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Incomplete Dominance

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Incomplete Dominance - Lesson Summary

Hybridisation experiments conducted on pea plants, snapdragon plants, on birds like pigeons and poultry and on several animals like mice, rabbits, cats, guinea pigs and even man. However, it was discovered that the Law of Dominance didn’t hold true in all cases, that is Mendel’s laws were not universal in occurrence.
When a pure line red-flowered snapdragon, crossed with a true-breeding, white-flowered snapdragon, the flowers of the F 1 hybrid were pink. That is, the F 1 hybrid flowers had a phenotype that resembled neither of the parents but was in-between the two. Thus, when a dominant allele does not completely mask the phenotypic expression of the recessive allele in a heterozygote, a blending of both dominant and recessive traits takes place in the F 1 and F 2  heterozygotes. This phenomenon is called incomplete dominance.
The flowers of the F 1 hybrid were self-pollinated and the genotypic ratios obtained in the F 2  hybrid were the same result obtained by Mendel in his experiments on peas. This is because in the case of snapdragon plants, neither of the alleles, is dominant, but each allele has its influence on the colour and the resultant F 1 hybrid is pink – intermediate in colour. It is the gene for flower colour that controls the amount of pigment in petals. Each allele is a code for a trait, that is, specific amount of pigment. When both alleles for pigment are present, the petals are dark red due to heavy pigment production. On the other hand, if none of the alleles for pigment exist, the flower is white. However, when only one of the alleles is present, only half the pigment is produced, creating a pink shade. The alleles are therefore exhibiting incomplete dominance, which is a form of intermediate inheritance, where one allele for a specific trait is not completely dominant over the other allele.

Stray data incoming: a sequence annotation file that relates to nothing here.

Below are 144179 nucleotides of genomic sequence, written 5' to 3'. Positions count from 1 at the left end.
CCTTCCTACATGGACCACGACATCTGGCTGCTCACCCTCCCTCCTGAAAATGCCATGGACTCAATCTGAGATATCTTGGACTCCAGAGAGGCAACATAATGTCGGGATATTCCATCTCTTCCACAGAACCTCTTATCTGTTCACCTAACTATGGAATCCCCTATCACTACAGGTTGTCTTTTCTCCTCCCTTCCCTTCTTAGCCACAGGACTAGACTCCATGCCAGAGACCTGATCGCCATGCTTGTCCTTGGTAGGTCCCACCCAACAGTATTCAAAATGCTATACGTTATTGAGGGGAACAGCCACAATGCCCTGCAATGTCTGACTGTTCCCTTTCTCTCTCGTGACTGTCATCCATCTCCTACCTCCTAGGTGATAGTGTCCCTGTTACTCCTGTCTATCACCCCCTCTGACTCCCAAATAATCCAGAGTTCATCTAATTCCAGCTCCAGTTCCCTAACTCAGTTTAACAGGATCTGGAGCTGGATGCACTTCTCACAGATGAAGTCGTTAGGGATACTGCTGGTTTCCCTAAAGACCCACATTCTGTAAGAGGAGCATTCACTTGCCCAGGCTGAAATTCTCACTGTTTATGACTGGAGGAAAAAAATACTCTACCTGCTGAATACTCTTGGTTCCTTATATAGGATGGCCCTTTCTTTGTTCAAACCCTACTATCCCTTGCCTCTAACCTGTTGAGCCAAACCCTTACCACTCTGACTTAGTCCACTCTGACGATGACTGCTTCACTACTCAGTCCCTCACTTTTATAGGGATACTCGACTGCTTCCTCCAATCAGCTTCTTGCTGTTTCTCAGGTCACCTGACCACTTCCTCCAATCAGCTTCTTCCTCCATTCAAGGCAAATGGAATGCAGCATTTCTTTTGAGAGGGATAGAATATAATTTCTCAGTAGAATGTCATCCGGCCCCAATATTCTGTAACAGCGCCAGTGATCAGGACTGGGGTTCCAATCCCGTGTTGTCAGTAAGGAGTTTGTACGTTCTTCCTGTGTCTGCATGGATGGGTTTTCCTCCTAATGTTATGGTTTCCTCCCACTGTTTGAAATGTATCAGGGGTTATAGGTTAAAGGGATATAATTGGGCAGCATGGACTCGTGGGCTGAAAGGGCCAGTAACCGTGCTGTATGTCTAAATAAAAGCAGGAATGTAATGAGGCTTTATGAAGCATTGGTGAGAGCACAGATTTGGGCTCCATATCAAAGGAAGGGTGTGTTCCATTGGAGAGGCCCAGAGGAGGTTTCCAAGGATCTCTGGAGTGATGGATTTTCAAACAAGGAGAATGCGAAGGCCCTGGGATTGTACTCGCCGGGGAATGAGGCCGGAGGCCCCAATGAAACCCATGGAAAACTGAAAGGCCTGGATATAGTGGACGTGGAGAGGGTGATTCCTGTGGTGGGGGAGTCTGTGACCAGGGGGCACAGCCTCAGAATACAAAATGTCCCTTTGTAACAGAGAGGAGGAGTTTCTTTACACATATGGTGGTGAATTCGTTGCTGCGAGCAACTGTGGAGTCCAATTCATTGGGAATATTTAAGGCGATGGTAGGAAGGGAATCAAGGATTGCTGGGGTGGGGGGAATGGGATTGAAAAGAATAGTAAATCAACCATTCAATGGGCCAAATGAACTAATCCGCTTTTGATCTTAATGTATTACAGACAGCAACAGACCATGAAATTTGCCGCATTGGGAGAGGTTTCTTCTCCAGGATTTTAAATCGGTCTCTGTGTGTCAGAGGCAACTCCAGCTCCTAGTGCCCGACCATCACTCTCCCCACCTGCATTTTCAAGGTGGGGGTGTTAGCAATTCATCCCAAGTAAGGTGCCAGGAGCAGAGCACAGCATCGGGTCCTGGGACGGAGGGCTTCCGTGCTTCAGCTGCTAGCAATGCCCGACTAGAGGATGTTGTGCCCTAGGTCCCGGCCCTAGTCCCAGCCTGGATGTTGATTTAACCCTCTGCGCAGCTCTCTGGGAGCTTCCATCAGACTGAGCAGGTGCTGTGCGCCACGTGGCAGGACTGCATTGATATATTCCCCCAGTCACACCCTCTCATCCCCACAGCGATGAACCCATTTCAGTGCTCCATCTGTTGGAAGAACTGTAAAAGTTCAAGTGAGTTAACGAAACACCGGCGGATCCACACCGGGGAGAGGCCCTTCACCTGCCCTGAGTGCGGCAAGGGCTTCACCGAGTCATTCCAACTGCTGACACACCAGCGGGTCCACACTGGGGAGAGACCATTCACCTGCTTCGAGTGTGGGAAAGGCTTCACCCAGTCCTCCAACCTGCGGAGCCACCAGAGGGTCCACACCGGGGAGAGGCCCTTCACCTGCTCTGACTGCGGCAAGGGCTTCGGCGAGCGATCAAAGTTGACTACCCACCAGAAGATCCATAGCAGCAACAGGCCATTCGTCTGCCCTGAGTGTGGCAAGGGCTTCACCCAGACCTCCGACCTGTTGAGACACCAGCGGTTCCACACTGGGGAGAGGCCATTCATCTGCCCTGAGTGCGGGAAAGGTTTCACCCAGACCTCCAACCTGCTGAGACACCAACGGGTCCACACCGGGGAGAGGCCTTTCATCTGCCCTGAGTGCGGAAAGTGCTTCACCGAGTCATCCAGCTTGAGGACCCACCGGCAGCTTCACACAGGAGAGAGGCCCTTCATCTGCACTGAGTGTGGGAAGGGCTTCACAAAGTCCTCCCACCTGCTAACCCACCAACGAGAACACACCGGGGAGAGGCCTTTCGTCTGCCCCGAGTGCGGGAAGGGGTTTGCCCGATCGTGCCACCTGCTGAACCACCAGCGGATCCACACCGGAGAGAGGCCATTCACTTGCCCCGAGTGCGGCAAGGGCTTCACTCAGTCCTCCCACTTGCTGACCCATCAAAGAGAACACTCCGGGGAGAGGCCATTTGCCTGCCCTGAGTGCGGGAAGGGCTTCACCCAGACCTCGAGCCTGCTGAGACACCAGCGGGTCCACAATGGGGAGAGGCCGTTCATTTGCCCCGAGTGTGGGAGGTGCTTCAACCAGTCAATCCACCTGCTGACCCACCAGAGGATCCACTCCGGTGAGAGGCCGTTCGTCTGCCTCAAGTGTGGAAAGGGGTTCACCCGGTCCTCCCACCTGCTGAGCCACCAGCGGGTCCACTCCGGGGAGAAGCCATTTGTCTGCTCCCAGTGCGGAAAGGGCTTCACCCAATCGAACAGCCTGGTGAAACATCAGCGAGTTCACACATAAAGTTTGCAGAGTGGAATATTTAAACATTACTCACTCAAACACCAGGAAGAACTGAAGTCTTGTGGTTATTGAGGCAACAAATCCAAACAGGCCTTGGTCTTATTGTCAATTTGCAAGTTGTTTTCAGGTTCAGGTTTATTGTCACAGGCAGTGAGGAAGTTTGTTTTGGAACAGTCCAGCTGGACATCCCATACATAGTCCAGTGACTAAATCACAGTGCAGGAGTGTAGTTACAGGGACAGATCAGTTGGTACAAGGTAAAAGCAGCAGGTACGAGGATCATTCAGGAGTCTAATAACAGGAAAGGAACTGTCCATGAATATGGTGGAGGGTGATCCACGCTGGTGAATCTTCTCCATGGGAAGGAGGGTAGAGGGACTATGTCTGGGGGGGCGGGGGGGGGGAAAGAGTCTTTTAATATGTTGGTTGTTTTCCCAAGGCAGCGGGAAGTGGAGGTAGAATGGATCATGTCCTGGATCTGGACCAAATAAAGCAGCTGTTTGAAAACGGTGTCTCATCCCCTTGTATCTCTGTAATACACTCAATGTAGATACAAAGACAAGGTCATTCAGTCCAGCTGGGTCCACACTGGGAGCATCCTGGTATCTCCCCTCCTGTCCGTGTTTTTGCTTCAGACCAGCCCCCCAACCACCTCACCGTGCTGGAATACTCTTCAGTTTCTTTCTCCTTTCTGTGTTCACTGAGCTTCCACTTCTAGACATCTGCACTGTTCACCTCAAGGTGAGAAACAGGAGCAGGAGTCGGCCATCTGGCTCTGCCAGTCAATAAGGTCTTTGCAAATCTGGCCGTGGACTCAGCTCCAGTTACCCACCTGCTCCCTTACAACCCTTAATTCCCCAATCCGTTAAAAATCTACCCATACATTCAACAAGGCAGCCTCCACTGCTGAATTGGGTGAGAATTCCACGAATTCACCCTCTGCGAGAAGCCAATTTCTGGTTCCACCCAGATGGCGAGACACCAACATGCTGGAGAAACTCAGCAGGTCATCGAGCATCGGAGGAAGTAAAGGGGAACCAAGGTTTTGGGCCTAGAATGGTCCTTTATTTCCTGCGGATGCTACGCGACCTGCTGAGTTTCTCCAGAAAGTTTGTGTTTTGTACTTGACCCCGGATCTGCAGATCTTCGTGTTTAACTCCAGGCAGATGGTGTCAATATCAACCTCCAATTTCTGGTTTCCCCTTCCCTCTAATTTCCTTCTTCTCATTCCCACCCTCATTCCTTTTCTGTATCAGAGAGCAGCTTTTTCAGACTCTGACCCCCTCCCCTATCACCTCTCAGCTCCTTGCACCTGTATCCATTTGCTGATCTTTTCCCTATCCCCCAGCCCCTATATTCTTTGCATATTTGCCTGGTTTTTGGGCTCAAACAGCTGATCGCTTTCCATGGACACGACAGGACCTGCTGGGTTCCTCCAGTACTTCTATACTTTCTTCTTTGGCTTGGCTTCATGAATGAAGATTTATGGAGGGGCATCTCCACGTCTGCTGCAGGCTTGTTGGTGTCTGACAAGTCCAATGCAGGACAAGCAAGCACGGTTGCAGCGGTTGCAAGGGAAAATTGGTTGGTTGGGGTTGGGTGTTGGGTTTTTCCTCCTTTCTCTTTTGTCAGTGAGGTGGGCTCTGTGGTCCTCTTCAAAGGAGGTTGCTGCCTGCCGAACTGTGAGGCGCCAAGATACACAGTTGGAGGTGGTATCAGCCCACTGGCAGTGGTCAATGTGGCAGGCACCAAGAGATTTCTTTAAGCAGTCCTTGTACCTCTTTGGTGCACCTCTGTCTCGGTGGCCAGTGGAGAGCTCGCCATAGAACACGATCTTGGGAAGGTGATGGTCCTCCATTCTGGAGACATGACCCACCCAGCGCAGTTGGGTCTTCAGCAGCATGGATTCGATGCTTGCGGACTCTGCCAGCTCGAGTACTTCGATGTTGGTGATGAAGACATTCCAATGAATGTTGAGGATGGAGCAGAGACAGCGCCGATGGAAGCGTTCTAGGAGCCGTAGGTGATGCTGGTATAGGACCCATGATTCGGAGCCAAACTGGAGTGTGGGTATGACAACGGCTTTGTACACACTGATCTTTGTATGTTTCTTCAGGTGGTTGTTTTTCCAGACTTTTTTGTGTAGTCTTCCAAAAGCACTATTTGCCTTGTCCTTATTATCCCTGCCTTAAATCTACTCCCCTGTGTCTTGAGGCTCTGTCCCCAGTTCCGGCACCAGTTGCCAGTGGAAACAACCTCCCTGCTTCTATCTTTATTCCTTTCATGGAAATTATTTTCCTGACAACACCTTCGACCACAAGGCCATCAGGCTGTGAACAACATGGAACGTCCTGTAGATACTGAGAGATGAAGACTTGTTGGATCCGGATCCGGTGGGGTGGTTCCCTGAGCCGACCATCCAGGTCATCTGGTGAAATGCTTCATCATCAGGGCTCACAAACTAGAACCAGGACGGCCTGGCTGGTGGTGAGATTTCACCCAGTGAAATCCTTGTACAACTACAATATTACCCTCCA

A gene is the unit of heredity that occupies a fixed position on a chromosome called the locus.
A gene generally has two forms called alleles. In homozygotes, the alleles are the same while in heterozygotes, they are not identical.
An allele may be different due to certain changes it has undergone, which modify the information contained by that particular allele. A gene that contains information for producing an enzyme. This gene contains two copies, which are the two allelic forms. Normal allele produces the normal enzyme, the modified allele could be responsible for producing a normal enzyme, a less-efficient enzyme, a non-functional enzyme or no enzyme at all. Now, if the modified allele produces a normal or a less-efficient enzyme we can say that the modified allele is equivalent to the unmodified or normal allele.


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